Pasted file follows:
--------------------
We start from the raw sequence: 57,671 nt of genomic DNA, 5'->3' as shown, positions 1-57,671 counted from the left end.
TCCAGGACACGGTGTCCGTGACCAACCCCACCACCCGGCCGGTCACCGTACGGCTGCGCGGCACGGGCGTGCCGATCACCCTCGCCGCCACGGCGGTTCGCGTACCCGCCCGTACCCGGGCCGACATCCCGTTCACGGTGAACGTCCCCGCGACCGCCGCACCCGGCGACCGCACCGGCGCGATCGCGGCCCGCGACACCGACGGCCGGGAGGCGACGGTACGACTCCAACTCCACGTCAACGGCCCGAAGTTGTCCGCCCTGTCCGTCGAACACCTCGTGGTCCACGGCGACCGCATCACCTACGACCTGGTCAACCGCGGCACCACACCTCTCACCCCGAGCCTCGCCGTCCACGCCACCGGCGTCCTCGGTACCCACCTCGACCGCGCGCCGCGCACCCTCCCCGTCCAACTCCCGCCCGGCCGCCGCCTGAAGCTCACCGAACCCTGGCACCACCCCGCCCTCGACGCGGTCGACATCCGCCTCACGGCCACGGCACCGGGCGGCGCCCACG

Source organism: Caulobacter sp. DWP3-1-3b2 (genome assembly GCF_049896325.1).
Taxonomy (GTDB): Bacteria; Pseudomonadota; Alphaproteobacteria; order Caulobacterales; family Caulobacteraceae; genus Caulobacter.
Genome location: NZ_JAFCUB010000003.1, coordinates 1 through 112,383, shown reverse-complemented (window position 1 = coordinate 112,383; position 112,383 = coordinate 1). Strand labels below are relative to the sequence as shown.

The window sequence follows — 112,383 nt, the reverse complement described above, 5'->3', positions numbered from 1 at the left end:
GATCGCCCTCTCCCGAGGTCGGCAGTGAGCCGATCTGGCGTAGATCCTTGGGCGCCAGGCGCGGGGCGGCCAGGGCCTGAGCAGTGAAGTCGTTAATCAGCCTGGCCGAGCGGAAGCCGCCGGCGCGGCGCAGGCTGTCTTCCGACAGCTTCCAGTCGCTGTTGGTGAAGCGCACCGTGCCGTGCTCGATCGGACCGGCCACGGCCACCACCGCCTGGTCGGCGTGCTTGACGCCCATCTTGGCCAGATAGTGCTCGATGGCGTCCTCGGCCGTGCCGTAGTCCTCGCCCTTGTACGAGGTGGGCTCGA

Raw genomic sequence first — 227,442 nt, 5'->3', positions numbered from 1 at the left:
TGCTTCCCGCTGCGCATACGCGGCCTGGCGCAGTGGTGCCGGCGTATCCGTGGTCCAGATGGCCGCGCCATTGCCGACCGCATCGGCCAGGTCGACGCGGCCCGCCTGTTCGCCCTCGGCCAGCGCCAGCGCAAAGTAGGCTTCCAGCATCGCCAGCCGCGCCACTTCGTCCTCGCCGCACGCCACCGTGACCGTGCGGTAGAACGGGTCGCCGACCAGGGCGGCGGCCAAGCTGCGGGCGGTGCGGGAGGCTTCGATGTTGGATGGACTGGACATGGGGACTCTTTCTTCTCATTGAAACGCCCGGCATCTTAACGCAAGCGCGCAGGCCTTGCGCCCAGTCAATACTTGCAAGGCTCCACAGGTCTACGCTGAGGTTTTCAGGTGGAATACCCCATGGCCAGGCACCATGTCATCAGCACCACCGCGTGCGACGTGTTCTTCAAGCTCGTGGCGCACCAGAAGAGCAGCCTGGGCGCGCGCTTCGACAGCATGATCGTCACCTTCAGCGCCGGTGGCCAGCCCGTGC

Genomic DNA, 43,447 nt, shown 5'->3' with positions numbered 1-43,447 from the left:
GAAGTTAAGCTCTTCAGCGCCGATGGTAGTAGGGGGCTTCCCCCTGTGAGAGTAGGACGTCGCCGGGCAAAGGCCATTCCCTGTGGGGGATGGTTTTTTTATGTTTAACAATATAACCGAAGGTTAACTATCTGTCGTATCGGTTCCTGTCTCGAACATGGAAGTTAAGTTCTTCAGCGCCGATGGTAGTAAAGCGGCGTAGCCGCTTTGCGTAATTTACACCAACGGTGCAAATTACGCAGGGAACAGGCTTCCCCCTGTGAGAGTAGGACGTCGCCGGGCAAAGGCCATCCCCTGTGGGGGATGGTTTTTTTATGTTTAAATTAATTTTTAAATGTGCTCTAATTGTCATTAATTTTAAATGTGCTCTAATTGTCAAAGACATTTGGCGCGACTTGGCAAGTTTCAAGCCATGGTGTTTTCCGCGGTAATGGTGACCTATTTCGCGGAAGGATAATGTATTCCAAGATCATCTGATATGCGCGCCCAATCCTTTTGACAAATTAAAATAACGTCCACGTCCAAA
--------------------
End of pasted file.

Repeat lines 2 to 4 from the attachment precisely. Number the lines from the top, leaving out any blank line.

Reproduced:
TCCAGGACACGGTGTCCGTGACCAACCCCACCACCCGGCCGGTCACCGTACGGCTGCGCGGCACGGGCGTGCCGATCACCCTCGCCGCCACGGCGGTTCGCGTACCCGCCCGTACCCGGGCCGACATCCCGTTCACGGTGAACGTCCCCGCGACCGCCGCACCCGGCGACCGCACCGGCGCGATCGCGGCCCGCGACACCGACGGCCGGGAGGCGACGGTACGACTCCAACTCCACGTCAACGGCCCGAAGTTGTCCGCCCTGTCCGTCGAACACCTCGTGGTCCACGGCGACCGCATCACCTACGACCTGGTCAACCGCGGCACCACACCTCTCACCCCGAGCCTCGCCGTCCACGCCACCGGCGTCCTCGGTACCCACCTCGACCGCGCGCCGCGCACCCTCCCCGTCCAACTCCCGCCCGGCCGCCGCCTGAAGCTCACCGAACCCTGGCACCACCCCGCCCTCGACGCGGTCGACATCCGCCTCACGGCCACGGCACCGGGCGGCGCCCACG

Source organism: Caulobacter sp. DWP3-1-3b2 (genome assembly GCF_049896325.1).
Taxonomy (GTDB): Bacteria; Pseudomonadota; Alphaproteobacteria; order Caulobacterales; family Caulobacteraceae; genus Caulobacter.